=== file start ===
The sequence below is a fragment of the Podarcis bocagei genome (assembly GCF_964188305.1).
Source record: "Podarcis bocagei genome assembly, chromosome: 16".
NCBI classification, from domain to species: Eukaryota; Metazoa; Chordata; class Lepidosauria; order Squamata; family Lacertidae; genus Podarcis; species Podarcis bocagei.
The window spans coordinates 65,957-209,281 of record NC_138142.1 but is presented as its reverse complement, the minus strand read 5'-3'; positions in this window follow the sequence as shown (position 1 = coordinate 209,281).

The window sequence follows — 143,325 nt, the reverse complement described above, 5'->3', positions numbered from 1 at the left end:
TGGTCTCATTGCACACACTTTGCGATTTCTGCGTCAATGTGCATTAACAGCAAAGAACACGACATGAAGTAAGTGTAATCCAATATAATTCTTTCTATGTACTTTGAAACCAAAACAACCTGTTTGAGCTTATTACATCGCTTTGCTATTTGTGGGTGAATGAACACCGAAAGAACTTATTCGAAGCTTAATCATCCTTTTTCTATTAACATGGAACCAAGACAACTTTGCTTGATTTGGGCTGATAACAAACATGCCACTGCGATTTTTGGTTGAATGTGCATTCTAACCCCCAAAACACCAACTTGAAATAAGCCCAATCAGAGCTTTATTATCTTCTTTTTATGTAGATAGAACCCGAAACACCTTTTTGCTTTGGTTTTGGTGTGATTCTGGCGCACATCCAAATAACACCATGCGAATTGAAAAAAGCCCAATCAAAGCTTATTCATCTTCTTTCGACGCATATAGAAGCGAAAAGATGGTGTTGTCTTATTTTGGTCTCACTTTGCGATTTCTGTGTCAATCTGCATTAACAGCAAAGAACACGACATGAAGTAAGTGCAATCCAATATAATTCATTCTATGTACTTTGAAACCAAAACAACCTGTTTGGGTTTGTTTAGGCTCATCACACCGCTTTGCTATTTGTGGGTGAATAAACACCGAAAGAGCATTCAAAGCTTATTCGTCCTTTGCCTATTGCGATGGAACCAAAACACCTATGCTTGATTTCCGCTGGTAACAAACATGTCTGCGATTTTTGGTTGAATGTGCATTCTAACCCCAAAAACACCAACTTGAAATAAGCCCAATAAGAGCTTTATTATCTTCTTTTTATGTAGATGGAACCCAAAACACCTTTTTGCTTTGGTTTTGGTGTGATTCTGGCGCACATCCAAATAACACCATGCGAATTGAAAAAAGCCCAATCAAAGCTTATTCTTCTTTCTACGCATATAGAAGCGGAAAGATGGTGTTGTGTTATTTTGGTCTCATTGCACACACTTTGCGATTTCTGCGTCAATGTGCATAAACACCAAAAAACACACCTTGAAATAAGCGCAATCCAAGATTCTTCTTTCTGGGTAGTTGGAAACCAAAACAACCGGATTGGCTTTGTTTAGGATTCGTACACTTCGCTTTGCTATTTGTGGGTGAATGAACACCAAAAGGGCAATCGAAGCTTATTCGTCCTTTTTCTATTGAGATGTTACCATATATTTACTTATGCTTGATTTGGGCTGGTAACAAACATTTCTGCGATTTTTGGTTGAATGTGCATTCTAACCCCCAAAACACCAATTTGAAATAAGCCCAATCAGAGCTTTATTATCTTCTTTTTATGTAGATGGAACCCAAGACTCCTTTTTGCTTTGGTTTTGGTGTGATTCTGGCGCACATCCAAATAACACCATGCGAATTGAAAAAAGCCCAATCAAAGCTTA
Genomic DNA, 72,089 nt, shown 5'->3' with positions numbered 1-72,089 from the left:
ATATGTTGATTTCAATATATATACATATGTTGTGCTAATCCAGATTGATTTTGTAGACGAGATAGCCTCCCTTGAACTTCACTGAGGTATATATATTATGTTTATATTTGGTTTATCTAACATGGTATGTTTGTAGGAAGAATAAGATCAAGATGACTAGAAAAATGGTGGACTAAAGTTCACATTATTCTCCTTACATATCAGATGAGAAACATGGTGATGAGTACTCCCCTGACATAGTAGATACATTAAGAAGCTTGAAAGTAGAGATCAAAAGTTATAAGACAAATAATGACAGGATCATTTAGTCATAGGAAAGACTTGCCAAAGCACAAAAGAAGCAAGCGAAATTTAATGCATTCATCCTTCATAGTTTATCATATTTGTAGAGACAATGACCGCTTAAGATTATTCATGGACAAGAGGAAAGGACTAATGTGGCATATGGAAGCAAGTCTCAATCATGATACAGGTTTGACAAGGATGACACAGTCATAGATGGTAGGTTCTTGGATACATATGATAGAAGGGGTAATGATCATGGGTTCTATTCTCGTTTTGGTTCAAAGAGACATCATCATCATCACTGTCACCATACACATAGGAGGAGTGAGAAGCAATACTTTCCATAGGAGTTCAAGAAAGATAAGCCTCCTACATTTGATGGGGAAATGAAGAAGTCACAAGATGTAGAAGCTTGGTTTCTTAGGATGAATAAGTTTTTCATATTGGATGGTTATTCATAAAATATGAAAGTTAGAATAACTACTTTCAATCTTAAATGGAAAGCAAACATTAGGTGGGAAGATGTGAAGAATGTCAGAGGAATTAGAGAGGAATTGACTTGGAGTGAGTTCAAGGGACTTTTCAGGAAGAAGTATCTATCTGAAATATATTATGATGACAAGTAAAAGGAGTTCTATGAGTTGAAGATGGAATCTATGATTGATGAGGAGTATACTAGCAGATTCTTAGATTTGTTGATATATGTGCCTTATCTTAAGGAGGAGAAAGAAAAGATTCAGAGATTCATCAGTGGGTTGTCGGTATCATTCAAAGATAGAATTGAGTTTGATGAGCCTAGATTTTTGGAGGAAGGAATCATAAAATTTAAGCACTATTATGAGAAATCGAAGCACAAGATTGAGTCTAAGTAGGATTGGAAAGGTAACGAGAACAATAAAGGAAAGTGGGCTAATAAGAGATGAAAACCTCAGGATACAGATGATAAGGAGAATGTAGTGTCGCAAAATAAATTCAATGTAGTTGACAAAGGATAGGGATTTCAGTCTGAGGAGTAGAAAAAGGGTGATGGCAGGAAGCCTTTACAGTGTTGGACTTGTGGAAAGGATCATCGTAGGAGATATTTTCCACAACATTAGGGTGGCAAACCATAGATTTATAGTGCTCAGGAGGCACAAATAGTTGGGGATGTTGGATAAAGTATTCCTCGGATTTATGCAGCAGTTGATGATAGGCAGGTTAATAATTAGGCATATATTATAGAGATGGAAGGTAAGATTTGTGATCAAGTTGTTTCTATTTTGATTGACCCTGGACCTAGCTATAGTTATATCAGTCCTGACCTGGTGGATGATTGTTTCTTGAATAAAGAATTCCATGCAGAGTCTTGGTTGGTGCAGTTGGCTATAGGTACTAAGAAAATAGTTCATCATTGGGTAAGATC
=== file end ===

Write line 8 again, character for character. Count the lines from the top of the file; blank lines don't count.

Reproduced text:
ATATGTTGATTTCAATATATATACATATGTTGTGCTAATCCAGATTGATTTTGTAGACGAGATAGCCTCCCTTGAACTTCACTGAGGTATATATATTATGTTTATATTTGGTTTATCTAACATGGTATGTTTGTAGGAAGAATAAGATCAAGATGACTAGAAAAATGGTGGACTAAAGTTCACATTATTCTCCTTACATATCAGATGAGAAACATGGTGATGAGTACTCCCCTGACATAGTAGATACATTAAGAAGCTTGAAAGTAGAGATCAAAAGTTATAAGACAAATAATGACAGGATCATTTAGTCATAGGAAAGACTTGCCAAAGCACAAAAGAAGCAAGCGAAATTTAATGCATTCATCCTTCATAGTTTATCATATTTGTAGAGACAATGACCGCTTAAGATTATTCATGGACAAGAGGAAAGGACTAATGTGGCATATGGAAGCAAGTCTCAATCATGATACAGGTTTGACAAGGATGACACAGTCATAGATGGTAGGTTCTTGGATACATATGATAGAAGGGGTAATGATCATGGGTTCTATTCTCGTTTTGGTTCAAAGAGACATCATCATCATCACTGTCACCATACACATAGGAGGAGTGAGAAGCAATACTTTCCATAGGAGTTCAAGAAAGATAAGCCTCCTACATTTGATGGGGAAATGAAGAAGTCACAAGATGTAGAAGCTTGGTTTCTTAGGATGAATAAGTTTTTCATATTGGATGGTTATTCATAAAATATGAAAGTTAGAATAACTACTTTCAATCTTAAATGGAAAGCAAACATTAGGTGGGAAGATGTGAAGAATGTCAGAGGAATTAGAGAGGAATTGACTTGGAGTGAGTTCAAGGGACTTTTCAGGAAGAAGTATCTATCTGAAATATATTATGATGACAAGTAAAAGGAGTTCTATGAGTTGAAGATGGAATCTATGATTGATGAGGAGTATACTAGCAGATTCTTAGATTTGTTGATATATGTGCCTTATCTTAAGGAGGAGAAAGAAAAGATTCAGAGATTCATCAGTGGGTTGTCGGTATCATTCAAAGATAGAATTGAGTTTGATGAGCCTAGATTTTTGGAGGAAGGAATCATAAAATTTAAGCACTATTATGAGAAATCGAAGCACAAGATTGAGTCTAAGTAGGATTGGAAAGGTAACGAGAACAATAAAGGAAAGTGGGCTAATAAGAGATGAAAACCTCAGGATACAGATGATAAGGAGAATGTAGTGTCGCAAAATAAATTCAATGTAGTTGACAAAGGATAGGGATTTCAGTCTGAGGAGTAGAAAAAGGGTGATGGCAGGAAGCCTTTACAGTGTTGGACTTGTGGAAAGGATCATCGTAGGAGATATTTTCCACAACATTAGGGTGGCAAACCATAGATTTATAGTGCTCAGGAGGCACAAATAGTTGGGGATGTTGGATAAAGTATTCCTCGGATTTATGCAGCAGTTGATGATAGGCAGGTTAATAATTAGGCATATATTATAGAGATGGAAGGTAAGATTTGTGATCAAGTTGTTTCTATTTTGATTGACCCTGGACCTAGCTATAGTTATATCAGTCCTGACCTGGTGGATGATTGTTTCTTGAATAAAGAATTCCATGCAGAGTCTTGGTTGGTGCAGTTGGCTATAGGTACTAAGAAAATAGTTCATCATTGGGTAAGATC